GOODYEAR, Ariz. – Cincinnati Reds pitchers and catchers hit the field on Wednesday morning to open spring training in this west Phoenix suburb. Late in the workout I was watching pitchers bunting practice with Vice President of Media Relations Rob Butcher, whom I’d been with at the Sidney Rotary Club just 16 days earlier.
The bunting lessons appeared to be grasped only by starter Homer Bailey.
Rob’s phone rang. “Hi, how’s it going? It’s raining here,” he told the caller in slight disbelief. It doesn’t rain very often as I’ve discovered since the Reds landed here in 2010. Wednesday’s workout temperature was about 60 degrees.
At the outset of the session I was standing on the main field with a small media group when assistant trainer Tomas Vera approached. He had gained a level of notoriety as the interpreter for fireballer Aroldis Chapman a few years back. Vera offered each of us free chapstick in a choice of flavors. Broadcaster Jim Day jokingly inquired if they were new or used and was told, “We may be small market, but we’ve got plenty of chapstick. Everybody gets their own.”
Thirty-five pitchers and six catchers are here before the full squad arrives on Monday. Some select minor leaguers are also in early camp. Twenty-nine of the pitchers are right handed with only a half dozen lefties. I’m told this disparity is not uncommon since righties are in greater supply and it’s been statistically proven that many of them are quite adept at getting left-handed hitters out. At least four of the lefties should make the final 25 man opening day roster. Big league clubs usually carry 12 or 13 pitchers in the regular season.
I talked to bench coach Jim Riggleman after practice and he immediately asked about San Diego pitcher and North Star native Craig Stammen who had pitched for Riggleman when he managed the Washington Nationals. The Reds actively pursued Stammen this winter and his former skipper gave him a solid endorsement. “I tried to help get him here and we got close, but it didn’t quite happen,” said the former field boss of three National League clubs. “I’m glad he got two years from the Padres. He deserves it.”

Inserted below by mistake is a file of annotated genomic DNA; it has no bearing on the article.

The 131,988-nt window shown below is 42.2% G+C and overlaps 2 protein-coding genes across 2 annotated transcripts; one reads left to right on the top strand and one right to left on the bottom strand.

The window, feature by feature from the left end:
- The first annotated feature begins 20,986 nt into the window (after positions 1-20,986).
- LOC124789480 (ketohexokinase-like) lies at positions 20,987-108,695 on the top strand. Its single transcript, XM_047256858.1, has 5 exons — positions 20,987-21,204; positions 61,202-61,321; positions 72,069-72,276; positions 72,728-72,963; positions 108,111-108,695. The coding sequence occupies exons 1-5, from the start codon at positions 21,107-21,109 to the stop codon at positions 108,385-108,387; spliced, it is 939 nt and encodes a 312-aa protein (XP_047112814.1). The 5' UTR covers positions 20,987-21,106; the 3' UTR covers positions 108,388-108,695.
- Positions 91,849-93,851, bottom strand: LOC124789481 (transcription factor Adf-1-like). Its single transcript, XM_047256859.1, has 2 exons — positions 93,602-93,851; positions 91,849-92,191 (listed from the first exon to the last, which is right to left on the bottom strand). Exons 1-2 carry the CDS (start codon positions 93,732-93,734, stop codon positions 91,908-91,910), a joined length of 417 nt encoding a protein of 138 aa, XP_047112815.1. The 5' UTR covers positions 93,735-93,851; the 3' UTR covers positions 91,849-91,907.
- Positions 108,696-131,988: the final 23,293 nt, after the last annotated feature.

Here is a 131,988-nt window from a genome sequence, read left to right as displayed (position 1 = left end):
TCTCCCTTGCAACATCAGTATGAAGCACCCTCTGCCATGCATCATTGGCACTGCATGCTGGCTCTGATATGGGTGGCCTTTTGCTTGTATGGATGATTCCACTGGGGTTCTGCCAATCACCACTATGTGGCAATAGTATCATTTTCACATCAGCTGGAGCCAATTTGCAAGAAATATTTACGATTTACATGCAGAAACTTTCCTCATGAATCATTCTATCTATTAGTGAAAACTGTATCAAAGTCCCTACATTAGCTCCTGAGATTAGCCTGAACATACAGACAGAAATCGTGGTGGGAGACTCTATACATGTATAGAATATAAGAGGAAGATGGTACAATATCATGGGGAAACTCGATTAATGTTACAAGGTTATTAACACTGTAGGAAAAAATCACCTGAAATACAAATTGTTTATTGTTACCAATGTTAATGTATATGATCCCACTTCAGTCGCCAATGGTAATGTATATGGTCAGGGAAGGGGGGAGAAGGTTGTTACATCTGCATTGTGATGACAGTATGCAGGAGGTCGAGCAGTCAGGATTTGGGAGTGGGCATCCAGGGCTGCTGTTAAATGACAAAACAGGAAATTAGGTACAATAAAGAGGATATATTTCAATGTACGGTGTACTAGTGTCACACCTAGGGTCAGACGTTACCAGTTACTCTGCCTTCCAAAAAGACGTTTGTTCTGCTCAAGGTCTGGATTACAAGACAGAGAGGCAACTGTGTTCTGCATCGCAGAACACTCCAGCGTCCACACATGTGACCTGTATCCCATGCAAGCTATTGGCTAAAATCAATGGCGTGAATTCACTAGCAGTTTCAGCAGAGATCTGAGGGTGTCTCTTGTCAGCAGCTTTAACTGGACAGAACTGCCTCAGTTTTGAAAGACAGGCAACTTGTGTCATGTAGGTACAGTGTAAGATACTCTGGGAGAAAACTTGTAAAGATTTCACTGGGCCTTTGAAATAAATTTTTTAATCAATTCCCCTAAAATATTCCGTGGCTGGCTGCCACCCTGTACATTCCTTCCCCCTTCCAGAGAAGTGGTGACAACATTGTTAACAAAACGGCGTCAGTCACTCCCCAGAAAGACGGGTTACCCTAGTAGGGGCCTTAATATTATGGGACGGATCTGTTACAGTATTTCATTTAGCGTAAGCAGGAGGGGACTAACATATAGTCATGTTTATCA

The Padres train in my western home of Peoria, about 30 minutes from Goodyear, and I’ll see Craig often in the next six weeks. A year ago I also followed Maria Stein pitcher Cory Luebke with the White Sox and Fort Loramie outfielder Jared Hoying with Texas. Luebke is now retired.
Hoying got some major league time each of the past two summers and decided to attempt a jump-start of his career with a journey to South Korean baseball. His Hanwha Eagles are already playing exhibition games during spring training in Okinawa. Earlier this week I asked him to share some thoughts with you and his response follows.
“Everything is good here in Okinawa. We finally had our first game yesterday. I played four innings and got two at-bats before a sub came in. Practices here are pretty much the same as in the states with the lone exception of only having one field to practice on.
“Makes it tough but things get pretty creative at times. I’ll slowly start getting more and more game action. We still have about five weeks until opening day; no need to rush things.”
Reds catching drills also occupied some of my Wednesday morning. Gold Glove winner Tucker Barnhart seemed bothered by the lack of speed and accuracy of his throws to second base. Meanwhile, Devin Mesoraco again returns from injury/surgery and looked solid in all phases. Just four years ago he was an all-star and stroked 25 homers then signed a lucrative four-year deal that will get him to free agency next winter.
Exhibition games here in the Cactus League begin on Feb. 23. I saw my first spring training game 51 years ago, and it’s still a special experience.
Award-winning columnist Dave Ross is covering his 28th consecutive spring training.
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